Also I'm a little scared about Sunday. It's Easter and I've invited my family over for a feast. I've never had a family holiday dinner at my house before so I'm entitled to a tiny dose of freaking out, right? Rather than doing something simple like roasting a chicken I had to go and make things as complex as possible by promising Boeuf En Daube. Five pounds of beef, a bottle of Burgundy, and a pound of shallots cooked for eight hours, this couldn't possibly go wrong. There is nothing to be anxious about at all. Oh no. There is also a complicated torte involved for dessert, I should add. It will be fine, really. Did I mention I have to work on Easter morning? There really need to be more hours in a day and less yuppies needing to by wine and lattes.

Thankfully I thrive in stressful situations, they turn off the part of my brain that over thinks and is busy keeping track of all of the people I'm currently holding a grudge against in chronological order. Take that out of the picture and suddenly the genius part of my brain kicks into gear and amazing things happen. However I need to rest that part of my brain until Sunday so until then I'm going anti-Emeril and taking things down several notches. Bam.

Dal surprisingly enough is one of the easiest things in the world to cook. I would have never thought it after the many highly flavored satisfying bowls of it I've cooed over in ethnic restaurants certain that it was too complex for me to ever try my hand at. This is why I need the fella around (okay one of about a million reasons, he is also useful for reaching things on high shelves) he gets in the mood for things and insists we make then regardless of their difficulty. He is either very brave or very silly because we've made some nutty stuff on the spur of the moment to curb a craving. This particular craving worked out very well because I will now being making Dal quite often.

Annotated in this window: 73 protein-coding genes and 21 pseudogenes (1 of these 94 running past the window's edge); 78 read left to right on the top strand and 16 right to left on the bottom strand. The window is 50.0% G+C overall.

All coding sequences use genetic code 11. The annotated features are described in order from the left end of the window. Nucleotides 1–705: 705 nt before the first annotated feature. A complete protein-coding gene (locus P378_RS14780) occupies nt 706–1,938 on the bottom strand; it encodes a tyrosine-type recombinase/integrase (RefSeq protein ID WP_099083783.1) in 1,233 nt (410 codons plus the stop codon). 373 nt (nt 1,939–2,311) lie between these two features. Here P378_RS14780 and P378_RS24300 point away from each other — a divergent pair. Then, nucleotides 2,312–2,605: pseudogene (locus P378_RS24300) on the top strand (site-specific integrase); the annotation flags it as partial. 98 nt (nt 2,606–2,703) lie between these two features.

The original recipe calls for split peas and requires an hour of cooking. The heck with that I say. We used lentils. Unfortunately in the excitement of buying $30 worth of organic boeuf we forgot the lentils. The good news is we had red lentils hiding in the back of the cupboard and they were lovely not to mention they cut down the cooking time even more. They are the tenderest lentil so only need about 10 minutes or less to absorb water. So we sat down to Dal while waiting for the vegetable curry to takes it's sweet time cooking. During which time the fella asks, “Is this what it means to eat in courses?”

It's a fair question considering we usually sit down and eat our various dishes in one frenzied swoop as I'm not very good at planning out cooking times in order to eat any other way. This was a nice change of pace. And we even got to eat while the sun was out.


8 ounces lentils
2 1/2 cups water (more if you want a thinner soup)
1/2 teaspoon salt
1 teaspoon curry powder
1/2 cup canned diced tomatoes, or 2 medium fresh, skinned and diced
1 medium onion, diced

2 tablespoons oil
1 clove garlic, minced
1 tablespoon mustard seed

cilantro for garnish

Combine lentils, water, salt, curry powder, tomatoes, and onions in a sauce pan over medium high heat. Bring to a boil, then reduce heat to a simmer to cook covered until lentils are tender, time will depend on variety of lentils being used. Add more water to adjust the consistency of the soup as the lentils absorb the liquid.

Add the oil, garlic, and mustard seed and simmer another 5 to 10 minutes, until garlic is tender.